By Laurel Maloy, contributing writer, Food Online
A Southern California food processing company, APPA Fine Foods, based in Corona, CA, has issued a recall for almost 93,000 pounds of salad due to possible Listeria monocytogenes contamination
Considered a Class I recall, the infection was discovered by the Michigan Department of Agriculture and Rural Development on Aug 26. Personnel from that agency received two positive Listeria monocytogenes (Lm) results from retail packages purchased at a single Sam’s Club location. Following the discovery, Sam’s Club sampled intact components of the salad kits, confirming positive Lm results for the chicken in the salad kits.
The chicken Caesar salad kits were manufactured between Jul 4 and Aug 8, with Use By dates of: 8/14/14, 8/21/14, 8/27/14, 9/1/14, 9/3/14, and 9/17/14. Sold in 11-ounce clear plastic containers and in 6.5-pound boxes the label reads, “APPA Fine Foods/Sam’s Club Daily Chef CHICKEN CAESAR SALAD KIT. The affected case codes are: 141851, 141922, 141951, 141991, 142021, 142201 and 142131 with the establishment number “P-21030” inside the USDA mark of inspection.
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Listeria is most often acquired through the ingestion of food contaminated with Listeria monocytogenes. The pathogen is commonly found in soil and water and can be carried by apparently healthy animals, contaminating animals that are food sources, such as cows and chickens. The most troublesome fact, however, is that Lm can live in food processing facilities for years, regularly contaminating products over an extended period of time. Frequent testing and environmental monitoring is the only way to ensure a Listeria-free environment.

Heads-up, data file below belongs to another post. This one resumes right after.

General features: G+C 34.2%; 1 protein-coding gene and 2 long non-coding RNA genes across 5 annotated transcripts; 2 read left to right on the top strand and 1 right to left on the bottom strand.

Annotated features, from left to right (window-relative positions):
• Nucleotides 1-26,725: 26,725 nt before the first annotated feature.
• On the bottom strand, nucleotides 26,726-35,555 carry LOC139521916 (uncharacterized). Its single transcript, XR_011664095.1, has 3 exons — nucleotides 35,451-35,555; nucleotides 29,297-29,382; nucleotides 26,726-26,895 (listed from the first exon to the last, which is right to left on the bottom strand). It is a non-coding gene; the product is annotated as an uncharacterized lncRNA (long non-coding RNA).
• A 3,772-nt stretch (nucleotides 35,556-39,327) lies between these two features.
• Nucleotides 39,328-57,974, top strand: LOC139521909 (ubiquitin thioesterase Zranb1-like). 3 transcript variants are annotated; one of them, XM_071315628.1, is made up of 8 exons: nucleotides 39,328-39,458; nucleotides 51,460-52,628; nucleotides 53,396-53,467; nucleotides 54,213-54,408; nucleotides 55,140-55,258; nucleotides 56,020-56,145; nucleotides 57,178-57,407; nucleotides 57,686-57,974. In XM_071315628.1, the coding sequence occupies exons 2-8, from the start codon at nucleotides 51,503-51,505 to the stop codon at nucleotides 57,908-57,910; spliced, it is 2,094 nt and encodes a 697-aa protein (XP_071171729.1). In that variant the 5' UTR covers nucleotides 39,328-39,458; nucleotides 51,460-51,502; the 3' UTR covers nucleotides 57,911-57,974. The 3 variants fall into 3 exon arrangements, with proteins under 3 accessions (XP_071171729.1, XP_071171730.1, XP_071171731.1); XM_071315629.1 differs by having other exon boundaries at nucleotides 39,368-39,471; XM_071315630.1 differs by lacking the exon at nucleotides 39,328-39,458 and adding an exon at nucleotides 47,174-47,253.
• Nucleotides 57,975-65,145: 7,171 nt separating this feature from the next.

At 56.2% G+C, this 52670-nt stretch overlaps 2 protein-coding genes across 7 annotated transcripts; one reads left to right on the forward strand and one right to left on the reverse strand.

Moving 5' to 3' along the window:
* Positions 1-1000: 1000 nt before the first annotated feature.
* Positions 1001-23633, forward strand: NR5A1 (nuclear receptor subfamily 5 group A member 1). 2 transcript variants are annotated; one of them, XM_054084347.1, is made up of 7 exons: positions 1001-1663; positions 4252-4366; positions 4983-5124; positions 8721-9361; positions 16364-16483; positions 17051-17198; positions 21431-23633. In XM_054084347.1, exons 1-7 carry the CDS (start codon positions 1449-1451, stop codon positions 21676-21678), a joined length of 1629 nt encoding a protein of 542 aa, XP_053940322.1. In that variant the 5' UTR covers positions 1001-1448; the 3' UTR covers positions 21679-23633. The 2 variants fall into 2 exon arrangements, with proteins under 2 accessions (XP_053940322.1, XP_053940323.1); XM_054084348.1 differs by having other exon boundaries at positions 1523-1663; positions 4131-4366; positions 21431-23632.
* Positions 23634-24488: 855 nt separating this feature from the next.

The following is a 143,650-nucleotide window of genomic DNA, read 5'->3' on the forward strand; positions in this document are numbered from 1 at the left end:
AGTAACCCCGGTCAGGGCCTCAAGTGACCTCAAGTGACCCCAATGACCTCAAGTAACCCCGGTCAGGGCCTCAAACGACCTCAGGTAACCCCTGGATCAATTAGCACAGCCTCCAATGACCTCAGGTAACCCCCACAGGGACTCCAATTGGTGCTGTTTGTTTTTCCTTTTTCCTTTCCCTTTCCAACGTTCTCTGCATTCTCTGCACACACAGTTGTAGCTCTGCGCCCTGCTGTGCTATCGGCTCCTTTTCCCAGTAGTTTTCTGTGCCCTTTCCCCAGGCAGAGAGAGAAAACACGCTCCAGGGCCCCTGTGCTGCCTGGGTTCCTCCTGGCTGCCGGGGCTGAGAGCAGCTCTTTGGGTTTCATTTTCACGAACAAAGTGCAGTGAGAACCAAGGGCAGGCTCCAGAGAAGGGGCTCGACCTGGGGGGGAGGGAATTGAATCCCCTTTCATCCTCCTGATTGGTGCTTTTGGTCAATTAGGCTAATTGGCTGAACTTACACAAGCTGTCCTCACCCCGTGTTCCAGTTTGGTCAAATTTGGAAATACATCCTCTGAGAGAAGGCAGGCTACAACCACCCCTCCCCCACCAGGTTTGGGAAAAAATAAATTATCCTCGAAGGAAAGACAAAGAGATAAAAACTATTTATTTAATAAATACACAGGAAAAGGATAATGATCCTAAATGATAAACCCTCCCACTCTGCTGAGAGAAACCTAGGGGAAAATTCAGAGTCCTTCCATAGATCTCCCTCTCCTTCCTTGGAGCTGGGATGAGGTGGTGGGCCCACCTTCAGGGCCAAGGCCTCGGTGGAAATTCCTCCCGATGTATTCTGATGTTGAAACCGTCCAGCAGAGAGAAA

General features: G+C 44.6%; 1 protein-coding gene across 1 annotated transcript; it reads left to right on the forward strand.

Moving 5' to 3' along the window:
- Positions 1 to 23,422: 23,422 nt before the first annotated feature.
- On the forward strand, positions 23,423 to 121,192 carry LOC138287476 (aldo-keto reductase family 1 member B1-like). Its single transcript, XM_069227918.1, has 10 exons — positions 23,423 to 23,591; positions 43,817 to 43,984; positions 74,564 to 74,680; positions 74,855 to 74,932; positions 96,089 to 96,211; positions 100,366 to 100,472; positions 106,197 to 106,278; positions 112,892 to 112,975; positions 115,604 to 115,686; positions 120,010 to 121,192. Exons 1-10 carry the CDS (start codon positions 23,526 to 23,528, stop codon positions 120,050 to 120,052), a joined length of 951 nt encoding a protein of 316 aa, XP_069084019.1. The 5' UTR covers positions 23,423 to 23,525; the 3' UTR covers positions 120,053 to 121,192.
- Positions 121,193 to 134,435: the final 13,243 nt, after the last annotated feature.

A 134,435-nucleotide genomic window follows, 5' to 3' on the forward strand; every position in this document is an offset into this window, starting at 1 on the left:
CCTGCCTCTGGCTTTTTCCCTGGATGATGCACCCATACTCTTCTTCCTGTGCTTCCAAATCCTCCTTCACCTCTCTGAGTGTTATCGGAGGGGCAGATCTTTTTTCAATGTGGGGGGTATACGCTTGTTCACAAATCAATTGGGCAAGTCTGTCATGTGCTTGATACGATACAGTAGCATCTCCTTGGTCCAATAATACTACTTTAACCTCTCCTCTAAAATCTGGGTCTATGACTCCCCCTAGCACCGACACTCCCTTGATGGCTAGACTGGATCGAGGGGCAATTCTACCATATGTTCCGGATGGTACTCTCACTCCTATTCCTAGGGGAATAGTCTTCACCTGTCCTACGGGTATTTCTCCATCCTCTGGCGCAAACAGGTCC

Technology over the last decade has improved to provide on-site, easy-to-use testing products. Called Environmental Listeria Plates (EL Plates), the test makes it possible to analyze environmental samples quickly, within 27 to 31 hours. These tests do not require an enrichment step, a labor intensive and time-consuming action, where errors are most likely to occur. EL Plates are a viable solution to more closely and efficiently monitor facility sanitation; they are able to detect both injured and uninjured Listeria on a plant’s environmental surfaces. The significance here is that it has been scientifically proven that both heat-injured and freeze-injured listeria can be resuscitated. In the right conditions, injured Listeria germs can essentially “rise from the dead” to infect again.
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Listeria, unlike many other pathogens, will thrive under refrigeration. It’s prolific, it’s microscopic and hard to detect. It’s even harder to kill; until recently, the only sure-fire way to kill the pathogen was thought to be with cooking or pasteurization. However, that process is also being questioned and explored. The cooked chicken in this most recent recall is an example of a listeria infection that should not have occurred. The only way to avoid Listeria contamination, and the associated headlines, is with due diligence and a commitment to prevention. Current Good Manufacturing Practices (CGMPs) and Hazard Analysis and Risk-Based Preventive Controls (HARPC) are the best preventive tools available.